Size: Most British species are between 3 and 10cm but the largest species (the lobworm) can grow up to 35cm long
Description: The earthworm’s appearance is fairly distinct amongst garden critters – they are basically a long, thin, muscular tube! Colours don’t vary much between different species, with most being a shade of brown or dull pink. The length of the body is formed by a series of ringed segments. Adult worms have a thicker section closest to the head known as a clitellum which is used in reproduction to form a cocoon for its eggs.
Earthworms are slimy creatures which can be found slithering through your soil or sometimes on the surface of the lawn after a rainstorm or if feeding. They need to stay moist as this allows them to breathe through their skin, and can get into trouble if they become stranded on concrete as they dry out and die very quickly in direct sunlight. Underground, they feed on all sorts of organic matter such as fruit or plant remains and will often pick up minute organisms such as bacteria or fungi in the process. Sometimes they will come to the surface for a buffet of dead grass and fallen leaves. Many earthworms reproduce in an odd fashion, having both sets of sex organs. Many species create clones of themselves through asexual reproduction. They then form a cocoon for their offspring which incubates the embryo until it emerges as a small but fully formed worm.
Earthworms also have an incredible ability to regenerate their body if they lose any segments. This is sometimes used as a defensive tactic and you may find that if you try and pull an earthworm from the soil, it will grip on with the minute bristles that cover much of its body and the part of its body you’re holding will break off and regenerate over time. Don’t go pulling at worms though as they can only repair their bodies to a certain extent!
In the garden
Earthworms are absolutely essential and act like miniature gardeners. They have all sorts of uses and can be an indicator of a healthy garden – the more worms, the healthier the soil! They dig tunnels through the soil and secrete mucus which allows them to move freely, pushing air as they go. This helps to aerate the soil and trap moisture which provides water for the plants growing above. Even their droppings (or casts) are good for the soil. Many species come to the surface and eat dead leaves or other decomposing material which is broken down and recycled in the earthworm’s digestive system and comes out like compost, full of minerals and nutrients, which makes the soil very fertile. As well as being good for the soil, worms have the unfortunate pleasure of being an excellent, juicy meal for many garden creatures. Healthy worm populations can help sustain all sorts of birds, mammals and insects and it’s not uncommon to see birds yanking poor defenseless earthworms from the ground and gobbling them down in one! So, it is important to keep a high population of earthworms in the soil and the best way to do this is to be great hosts and provide plenty of food and a fantastic home for them. They will eat most organic matter that you put down for them so try to scatter any old food or garden waste onto the ground and they will come up and dispose of it for you. They will even eat things like wet paper but avoid feeding them any acidic or spicy foods or things like onions or garlic. It is also important to provide a good soil for the worms to live in. Remember that worms like a mild and moist environment so avoid using any chemical pesticides on your soil and try to keep moisture in the soil all year round. In the heat of the summer, it can help to have a sprinkler or a hose to spray a bit of water across your lawn. Make sure not to spray too much though as you may drown your worms!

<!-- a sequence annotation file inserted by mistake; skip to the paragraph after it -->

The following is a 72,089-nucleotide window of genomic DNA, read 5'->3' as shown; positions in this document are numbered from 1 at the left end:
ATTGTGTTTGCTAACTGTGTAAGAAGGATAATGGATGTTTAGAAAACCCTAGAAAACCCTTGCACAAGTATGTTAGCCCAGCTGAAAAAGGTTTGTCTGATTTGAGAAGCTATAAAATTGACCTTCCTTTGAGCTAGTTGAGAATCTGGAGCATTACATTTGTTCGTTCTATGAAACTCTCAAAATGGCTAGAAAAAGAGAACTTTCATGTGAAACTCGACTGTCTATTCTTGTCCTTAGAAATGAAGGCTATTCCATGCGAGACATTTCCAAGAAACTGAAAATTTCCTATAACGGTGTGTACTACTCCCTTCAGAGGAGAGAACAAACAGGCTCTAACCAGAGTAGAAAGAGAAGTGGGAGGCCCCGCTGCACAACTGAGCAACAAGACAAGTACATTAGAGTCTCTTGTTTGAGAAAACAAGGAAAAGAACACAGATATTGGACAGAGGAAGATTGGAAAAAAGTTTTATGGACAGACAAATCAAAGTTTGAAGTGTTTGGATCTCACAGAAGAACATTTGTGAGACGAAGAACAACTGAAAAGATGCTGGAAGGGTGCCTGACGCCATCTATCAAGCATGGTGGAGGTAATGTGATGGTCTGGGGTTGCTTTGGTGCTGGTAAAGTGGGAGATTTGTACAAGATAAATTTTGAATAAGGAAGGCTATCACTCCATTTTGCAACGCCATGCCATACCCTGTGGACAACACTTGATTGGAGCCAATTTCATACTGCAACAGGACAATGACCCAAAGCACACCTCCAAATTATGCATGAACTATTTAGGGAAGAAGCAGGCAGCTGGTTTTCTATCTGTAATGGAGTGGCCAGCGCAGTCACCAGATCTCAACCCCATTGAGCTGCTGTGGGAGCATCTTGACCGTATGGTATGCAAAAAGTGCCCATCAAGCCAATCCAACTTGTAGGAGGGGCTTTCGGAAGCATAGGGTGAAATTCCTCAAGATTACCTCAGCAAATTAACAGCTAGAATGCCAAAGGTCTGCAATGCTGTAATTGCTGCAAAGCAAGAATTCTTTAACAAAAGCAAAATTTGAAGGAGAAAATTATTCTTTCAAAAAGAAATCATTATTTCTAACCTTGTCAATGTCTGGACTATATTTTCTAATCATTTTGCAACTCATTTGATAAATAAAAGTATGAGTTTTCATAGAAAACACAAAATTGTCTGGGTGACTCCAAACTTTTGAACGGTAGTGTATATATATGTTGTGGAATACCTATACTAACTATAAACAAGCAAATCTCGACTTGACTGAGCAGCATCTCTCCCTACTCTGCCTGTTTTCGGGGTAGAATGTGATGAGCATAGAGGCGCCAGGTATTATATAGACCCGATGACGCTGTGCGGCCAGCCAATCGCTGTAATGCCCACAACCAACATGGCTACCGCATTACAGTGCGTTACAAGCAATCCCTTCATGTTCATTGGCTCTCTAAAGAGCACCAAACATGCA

Earthworms are so beneficial that they are sold around the world. In some countries, they are even sold as food. In New Zealand, the Maori refer to them as Noke, which is considered a delicacy. I wouldn’t recommend eating the ones you find in your garden though!